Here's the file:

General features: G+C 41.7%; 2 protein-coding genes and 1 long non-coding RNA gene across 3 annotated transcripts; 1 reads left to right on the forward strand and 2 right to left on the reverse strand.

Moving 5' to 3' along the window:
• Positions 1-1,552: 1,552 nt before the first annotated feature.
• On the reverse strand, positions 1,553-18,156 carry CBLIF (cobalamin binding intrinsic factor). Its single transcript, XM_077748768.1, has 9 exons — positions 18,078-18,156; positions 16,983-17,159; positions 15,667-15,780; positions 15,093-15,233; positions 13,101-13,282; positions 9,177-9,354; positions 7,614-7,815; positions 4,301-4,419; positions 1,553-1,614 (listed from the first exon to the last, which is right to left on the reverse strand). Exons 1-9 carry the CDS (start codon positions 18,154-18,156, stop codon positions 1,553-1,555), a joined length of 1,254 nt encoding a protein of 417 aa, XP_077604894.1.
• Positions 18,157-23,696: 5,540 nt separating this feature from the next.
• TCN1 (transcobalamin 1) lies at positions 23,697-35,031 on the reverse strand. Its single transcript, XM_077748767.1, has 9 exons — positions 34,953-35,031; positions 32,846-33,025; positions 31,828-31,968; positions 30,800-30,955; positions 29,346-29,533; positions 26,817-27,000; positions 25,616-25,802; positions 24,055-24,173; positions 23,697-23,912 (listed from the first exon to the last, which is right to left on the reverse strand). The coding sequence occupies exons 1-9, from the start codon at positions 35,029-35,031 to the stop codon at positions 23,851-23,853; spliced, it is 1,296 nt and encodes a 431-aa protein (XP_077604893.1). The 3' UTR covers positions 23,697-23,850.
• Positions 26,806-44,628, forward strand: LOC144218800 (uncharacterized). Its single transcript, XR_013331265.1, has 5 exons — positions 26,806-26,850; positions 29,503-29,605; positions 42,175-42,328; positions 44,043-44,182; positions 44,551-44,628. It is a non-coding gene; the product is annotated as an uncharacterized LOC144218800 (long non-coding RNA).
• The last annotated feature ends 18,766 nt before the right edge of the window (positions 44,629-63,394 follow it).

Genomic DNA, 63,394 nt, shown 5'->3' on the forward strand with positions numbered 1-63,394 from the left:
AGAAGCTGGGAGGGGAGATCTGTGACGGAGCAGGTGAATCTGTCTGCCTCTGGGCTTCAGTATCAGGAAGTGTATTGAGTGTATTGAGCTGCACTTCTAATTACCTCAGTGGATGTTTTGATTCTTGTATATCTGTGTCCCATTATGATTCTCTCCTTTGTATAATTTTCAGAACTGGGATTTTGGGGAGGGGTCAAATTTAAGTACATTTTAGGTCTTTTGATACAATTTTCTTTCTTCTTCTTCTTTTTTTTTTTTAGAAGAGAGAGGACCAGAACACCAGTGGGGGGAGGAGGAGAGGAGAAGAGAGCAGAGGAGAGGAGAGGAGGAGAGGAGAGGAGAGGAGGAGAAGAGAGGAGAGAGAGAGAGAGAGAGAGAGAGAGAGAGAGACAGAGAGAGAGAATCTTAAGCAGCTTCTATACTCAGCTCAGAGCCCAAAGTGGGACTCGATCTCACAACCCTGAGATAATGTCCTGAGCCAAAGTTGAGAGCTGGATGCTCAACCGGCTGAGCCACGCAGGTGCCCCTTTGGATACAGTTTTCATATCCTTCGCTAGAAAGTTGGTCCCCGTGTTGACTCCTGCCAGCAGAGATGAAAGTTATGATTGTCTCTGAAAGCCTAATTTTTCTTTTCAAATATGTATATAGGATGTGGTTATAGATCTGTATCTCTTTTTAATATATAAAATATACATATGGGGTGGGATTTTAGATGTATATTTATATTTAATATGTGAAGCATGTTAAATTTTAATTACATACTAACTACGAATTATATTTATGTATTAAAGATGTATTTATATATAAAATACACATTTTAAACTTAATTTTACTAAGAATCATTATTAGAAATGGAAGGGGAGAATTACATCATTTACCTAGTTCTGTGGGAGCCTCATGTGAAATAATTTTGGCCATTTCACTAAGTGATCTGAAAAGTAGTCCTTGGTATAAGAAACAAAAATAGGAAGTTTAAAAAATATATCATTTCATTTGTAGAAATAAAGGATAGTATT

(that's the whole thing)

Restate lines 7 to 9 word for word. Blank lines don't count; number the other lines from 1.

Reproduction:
• Positions 26,806-44,628, forward strand: LOC144218800 (uncharacterized). Its single transcript, XR_013331265.1, has 5 exons — positions 26,806-26,850; positions 29,503-29,605; positions 42,175-42,328; positions 44,043-44,182; positions 44,551-44,628. It is a non-coding gene; the product is annotated as an uncharacterized LOC144218800 (long non-coding RNA).
• The last annotated feature ends 18,766 nt before the right edge of the window (positions 44,629-63,394 follow it).

Genomic DNA, 63,394 nt, shown 5'->3' on the forward strand with positions numbered 1-63,394 from the left: